Openness in the service drive in today’s climate will help ensure your CSI is rock steady and profitability greatly enhanced!
Challenges from the post-pandemic operating environment have allowed greater drift from client to advisor relationships, physically and in client perception of the value, they may be receiving from the experience. Some of the underlying factors include:
- Parts Shortages – Supply chains have been severely interrupted, even common parts are routinely not available in some circumstances. It’s not uncommon for a part to be back-ordered for months on end. Customers often can feel lost in the shuffle.
- Technician Shortages – There is a “Technician Drought” that has been plaguing the car industry for decades, severely for the past 5 years or so. Finding and keeping excellent-quality techs has been as elusive as a rainstorm in the middle of the desert. Like a real drought, this ailment causes the rationing of your most precious resources. The people who produce the work you charge your customers for. As a result, productivity, profitability, retail growth, customer and employee satisfaction categorically suffer.
- Poor Quality – Some OEMs are suffering a catastrophic overwhelming failure of major components. To pile on to the ever-growing list of woes, some manufacturers are struggling with quality. This is most certainly not the fault of the dealership but who does the customer look to solve the problem? We all know it’s YOU! The backlog created by this massive overwhelm can strain any customer-advisor relationship.
These are a few of the top pressing issues we are faced with. All the above and more have led to decreased quality, longer cycle times, and ultimately poor customer satisfaction. Couple that with significantly more “remote” interaction and it’s easy for your customer to feel like they are left with a lot of unanswered questions and needs! So, what are the no-nonsense, practical things that I can do as an advisor to be proactive and ensure the best possible outcome for my client and the dealership?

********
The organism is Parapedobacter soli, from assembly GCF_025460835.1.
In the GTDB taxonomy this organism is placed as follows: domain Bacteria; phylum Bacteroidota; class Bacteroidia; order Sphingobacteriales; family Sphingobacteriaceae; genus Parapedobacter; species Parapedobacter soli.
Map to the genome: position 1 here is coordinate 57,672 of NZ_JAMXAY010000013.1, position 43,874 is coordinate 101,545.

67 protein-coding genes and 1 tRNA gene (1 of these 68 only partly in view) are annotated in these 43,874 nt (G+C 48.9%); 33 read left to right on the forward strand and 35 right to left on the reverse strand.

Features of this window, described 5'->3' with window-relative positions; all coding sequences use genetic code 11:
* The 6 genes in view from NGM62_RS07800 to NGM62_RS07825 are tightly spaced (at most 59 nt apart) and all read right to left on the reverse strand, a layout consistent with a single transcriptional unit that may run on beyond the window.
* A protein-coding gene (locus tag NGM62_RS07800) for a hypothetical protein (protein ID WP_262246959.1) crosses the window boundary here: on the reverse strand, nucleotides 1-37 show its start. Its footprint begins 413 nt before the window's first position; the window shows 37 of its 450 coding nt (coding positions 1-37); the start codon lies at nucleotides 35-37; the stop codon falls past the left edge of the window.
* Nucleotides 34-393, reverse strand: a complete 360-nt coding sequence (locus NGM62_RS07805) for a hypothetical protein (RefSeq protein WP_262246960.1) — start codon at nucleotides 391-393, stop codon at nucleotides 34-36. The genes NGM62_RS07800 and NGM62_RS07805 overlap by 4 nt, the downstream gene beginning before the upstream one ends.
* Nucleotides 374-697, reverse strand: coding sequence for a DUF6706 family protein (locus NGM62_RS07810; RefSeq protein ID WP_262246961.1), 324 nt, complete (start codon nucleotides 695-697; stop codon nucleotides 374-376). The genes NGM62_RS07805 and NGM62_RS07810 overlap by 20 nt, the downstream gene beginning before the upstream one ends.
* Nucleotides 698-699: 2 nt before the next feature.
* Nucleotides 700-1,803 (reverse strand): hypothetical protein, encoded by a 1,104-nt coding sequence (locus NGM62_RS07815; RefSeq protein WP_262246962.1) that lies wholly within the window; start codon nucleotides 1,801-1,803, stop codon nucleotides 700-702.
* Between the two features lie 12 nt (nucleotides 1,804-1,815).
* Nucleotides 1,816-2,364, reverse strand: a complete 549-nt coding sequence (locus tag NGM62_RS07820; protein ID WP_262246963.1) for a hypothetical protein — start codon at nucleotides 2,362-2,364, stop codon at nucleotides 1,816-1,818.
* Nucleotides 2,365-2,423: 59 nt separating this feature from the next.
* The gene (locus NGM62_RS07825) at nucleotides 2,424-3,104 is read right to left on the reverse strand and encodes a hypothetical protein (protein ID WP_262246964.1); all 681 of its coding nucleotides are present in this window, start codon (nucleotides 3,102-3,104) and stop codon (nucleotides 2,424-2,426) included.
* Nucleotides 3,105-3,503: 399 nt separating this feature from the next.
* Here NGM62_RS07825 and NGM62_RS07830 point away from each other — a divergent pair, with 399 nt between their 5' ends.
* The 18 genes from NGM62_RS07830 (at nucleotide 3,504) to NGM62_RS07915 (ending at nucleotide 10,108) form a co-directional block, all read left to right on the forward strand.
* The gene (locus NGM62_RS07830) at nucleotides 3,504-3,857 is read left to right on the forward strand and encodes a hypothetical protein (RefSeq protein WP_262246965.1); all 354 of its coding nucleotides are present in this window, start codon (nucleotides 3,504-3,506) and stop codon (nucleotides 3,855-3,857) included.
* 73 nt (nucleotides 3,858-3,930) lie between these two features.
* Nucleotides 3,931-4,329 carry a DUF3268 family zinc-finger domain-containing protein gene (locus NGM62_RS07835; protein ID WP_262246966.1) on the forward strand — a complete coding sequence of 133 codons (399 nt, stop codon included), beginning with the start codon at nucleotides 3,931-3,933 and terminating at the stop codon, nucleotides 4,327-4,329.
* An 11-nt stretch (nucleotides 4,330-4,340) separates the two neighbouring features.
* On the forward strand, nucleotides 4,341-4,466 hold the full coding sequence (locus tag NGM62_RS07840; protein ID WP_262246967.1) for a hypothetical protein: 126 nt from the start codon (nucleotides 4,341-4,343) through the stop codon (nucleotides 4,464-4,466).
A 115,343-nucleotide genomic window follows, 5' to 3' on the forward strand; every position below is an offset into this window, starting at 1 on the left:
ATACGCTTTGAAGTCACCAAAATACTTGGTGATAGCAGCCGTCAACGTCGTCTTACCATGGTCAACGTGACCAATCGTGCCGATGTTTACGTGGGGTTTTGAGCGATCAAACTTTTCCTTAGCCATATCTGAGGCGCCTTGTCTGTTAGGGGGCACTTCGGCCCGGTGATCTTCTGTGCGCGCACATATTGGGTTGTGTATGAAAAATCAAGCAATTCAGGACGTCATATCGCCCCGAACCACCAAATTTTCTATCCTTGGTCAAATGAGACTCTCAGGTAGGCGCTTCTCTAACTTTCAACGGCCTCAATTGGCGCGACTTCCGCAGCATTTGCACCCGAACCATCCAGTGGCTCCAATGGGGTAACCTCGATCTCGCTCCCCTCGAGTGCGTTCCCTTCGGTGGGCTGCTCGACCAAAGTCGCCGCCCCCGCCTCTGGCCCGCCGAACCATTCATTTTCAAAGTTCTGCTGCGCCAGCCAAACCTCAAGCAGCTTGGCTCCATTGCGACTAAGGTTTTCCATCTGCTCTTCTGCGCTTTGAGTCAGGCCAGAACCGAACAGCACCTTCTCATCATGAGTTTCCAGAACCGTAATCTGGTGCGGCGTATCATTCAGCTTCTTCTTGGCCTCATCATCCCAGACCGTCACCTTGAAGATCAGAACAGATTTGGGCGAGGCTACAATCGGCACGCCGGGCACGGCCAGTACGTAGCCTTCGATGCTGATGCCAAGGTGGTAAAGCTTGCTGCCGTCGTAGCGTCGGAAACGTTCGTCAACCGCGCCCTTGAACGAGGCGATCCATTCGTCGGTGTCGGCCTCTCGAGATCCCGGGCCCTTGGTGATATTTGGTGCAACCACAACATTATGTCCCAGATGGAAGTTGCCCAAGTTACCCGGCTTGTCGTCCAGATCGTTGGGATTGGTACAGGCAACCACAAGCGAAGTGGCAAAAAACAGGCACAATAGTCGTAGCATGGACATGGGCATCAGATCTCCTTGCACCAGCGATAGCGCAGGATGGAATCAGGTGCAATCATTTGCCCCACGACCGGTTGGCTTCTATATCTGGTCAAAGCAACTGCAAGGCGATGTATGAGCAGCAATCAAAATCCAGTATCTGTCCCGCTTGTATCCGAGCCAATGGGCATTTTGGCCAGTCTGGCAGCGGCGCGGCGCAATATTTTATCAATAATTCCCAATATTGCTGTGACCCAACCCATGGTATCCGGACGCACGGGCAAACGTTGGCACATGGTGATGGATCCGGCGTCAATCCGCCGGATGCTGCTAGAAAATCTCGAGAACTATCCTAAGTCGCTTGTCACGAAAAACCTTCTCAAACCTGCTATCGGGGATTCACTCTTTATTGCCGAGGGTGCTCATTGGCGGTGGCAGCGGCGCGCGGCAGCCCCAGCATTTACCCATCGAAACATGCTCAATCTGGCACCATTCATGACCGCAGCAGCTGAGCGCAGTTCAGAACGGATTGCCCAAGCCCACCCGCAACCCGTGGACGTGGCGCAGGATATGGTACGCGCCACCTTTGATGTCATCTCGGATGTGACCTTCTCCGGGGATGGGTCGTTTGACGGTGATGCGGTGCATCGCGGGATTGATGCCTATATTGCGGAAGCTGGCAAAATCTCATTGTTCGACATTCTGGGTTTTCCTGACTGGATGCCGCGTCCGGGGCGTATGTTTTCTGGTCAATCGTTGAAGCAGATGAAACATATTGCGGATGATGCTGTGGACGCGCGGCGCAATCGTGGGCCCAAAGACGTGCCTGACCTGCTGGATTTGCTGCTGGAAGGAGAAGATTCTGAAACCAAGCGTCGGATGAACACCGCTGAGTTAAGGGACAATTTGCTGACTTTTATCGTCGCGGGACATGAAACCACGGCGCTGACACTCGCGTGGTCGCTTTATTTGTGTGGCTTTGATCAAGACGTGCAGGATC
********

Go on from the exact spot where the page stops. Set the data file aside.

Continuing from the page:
Communication, set expectations
We all have heard and are probably tired of the cliché saying, “Under Promise and Over Deliver” but what does it actually look like to do it as a service advisor?
Ensure you’ve established the best contact method and time when you will contact them. Be proactive and remember, if they have to call you, it’s a failure. Stay on top of status updates. No matter what the status is, make sure to keep customers updated frequently and to re-contact drop-offs before they call you. The goal is no incoming calls for status. Texting solutions are a perfect tool for this but as with anything else, you actually have to use them.
Ensure you establish a ready time for waiting customers and express it by telling them a clock time and getting their assumptive approval. “That job should take about an hour and a half, so we are looking around 12:45, is that OK?”. By establishing the time on the clock, you will cut down on the customer’s anxiety while waiting. In this example, if you just say “about an hour and a half” the customer may lose track of time and is more likely to think they have been waiting a lot longer.
Also, for customers, check on them often in the waiting area, and express your sense of urgency. Don’t let customers get “overdone” by leaving them sitting there too long.